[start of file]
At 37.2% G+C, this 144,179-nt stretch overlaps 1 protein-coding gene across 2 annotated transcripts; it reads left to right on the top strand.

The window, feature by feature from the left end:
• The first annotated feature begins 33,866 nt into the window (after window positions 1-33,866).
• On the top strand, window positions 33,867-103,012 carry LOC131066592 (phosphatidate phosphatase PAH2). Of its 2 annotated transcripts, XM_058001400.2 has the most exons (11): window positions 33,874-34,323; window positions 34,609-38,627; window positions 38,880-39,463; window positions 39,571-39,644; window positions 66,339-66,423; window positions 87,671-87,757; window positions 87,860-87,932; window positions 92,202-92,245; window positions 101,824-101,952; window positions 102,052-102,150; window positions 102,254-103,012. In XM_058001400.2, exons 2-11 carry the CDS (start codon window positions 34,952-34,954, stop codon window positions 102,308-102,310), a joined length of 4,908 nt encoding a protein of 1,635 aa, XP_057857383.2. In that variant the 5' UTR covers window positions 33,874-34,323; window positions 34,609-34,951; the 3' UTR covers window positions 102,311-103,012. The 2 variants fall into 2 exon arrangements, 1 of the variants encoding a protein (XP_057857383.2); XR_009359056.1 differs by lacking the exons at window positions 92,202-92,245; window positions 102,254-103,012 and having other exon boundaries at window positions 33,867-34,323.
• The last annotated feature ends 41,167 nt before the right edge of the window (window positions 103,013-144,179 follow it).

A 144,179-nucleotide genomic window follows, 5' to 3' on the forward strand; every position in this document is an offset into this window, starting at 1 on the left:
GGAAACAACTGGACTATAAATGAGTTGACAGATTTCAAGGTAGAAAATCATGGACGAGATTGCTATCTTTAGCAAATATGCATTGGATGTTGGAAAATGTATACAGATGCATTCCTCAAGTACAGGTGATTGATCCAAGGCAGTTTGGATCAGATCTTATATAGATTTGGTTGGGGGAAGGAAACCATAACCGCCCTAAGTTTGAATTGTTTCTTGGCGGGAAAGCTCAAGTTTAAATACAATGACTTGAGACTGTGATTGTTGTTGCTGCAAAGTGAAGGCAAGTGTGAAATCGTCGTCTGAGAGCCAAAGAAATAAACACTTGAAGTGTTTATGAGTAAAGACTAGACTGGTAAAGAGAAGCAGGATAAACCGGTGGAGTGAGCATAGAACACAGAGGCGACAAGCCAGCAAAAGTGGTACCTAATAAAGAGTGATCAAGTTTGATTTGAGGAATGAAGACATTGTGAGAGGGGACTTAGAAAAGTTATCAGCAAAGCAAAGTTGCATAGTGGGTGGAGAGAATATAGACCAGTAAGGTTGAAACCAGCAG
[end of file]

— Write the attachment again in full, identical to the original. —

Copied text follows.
At 37.2% G+C, this 144,179-nt stretch overlaps 1 protein-coding gene across 2 annotated transcripts; it reads left to right on the top strand.

The window, feature by feature from the left end:
• The first annotated feature begins 33,866 nt into the window (after window positions 1-33,866).
• On the top strand, window positions 33,867-103,012 carry LOC131066592 (phosphatidate phosphatase PAH2). Of its 2 annotated transcripts, XM_058001400.2 has the most exons (11): window positions 33,874-34,323; window positions 34,609-38,627; window positions 38,880-39,463; window positions 39,571-39,644; window positions 66,339-66,423; window positions 87,671-87,757; window positions 87,860-87,932; window positions 92,202-92,245; window positions 101,824-101,952; window positions 102,052-102,150; window positions 102,254-103,012. In XM_058001400.2, exons 2-11 carry the CDS (start codon window positions 34,952-34,954, stop codon window positions 102,308-102,310), a joined length of 4,908 nt encoding a protein of 1,635 aa, XP_057857383.2. In that variant the 5' UTR covers window positions 33,874-34,323; window positions 34,609-34,951; the 3' UTR covers window positions 102,311-103,012. The 2 variants fall into 2 exon arrangements, 1 of the variants encoding a protein (XP_057857383.2); XR_009359056.1 differs by lacking the exons at window positions 92,202-92,245; window positions 102,254-103,012 and having other exon boundaries at window positions 33,867-34,323.
• The last annotated feature ends 41,167 nt before the right edge of the window (window positions 103,013-144,179 follow it).

A 144,179-nucleotide genomic window follows, 5' to 3' on the forward strand; every position in this document is an offset into this window, starting at 1 on the left:
GGAAACAACTGGACTATAAATGAGTTGACAGATTTCAAGGTAGAAAATCATGGACGAGATTGCTATCTTTAGCAAATATGCATTGGATGTTGGAAAATGTATACAGATGCATTCCTCAAGTACAGGTGATTGATCCAAGGCAGTTTGGATCAGATCTTATATAGATTTGGTTGGGGGAAGGAAACCATAACCGCCCTAAGTTTGAATTGTTTCTTGGCGGGAAAGCTCAAGTTTAAATACAATGACTTGAGACTGTGATTGTTGTTGCTGCAAAGTGAAGGCAAGTGTGAAATCGTCGTCTGAGAGCCAAAGAAATAAACACTTGAAGTGTTTATGAGTAAAGACTAGACTGGTAAAGAGAAGCAGGATAAACCGGTGGAGTGAGCATAGAACACAGAGGCGACAAGCCAGCAAAAGTGGTACCTAATAAAGAGTGATCAAGTTTGATTTGAGGAATGAAGACATTGTGAGAGGGGACTTAGAAAAGTTATCAGCAAAGCAAAGTTGCATAGTGGGTGGAGAGAATATAGACCAGTAAGGTTGAAACCAGCAG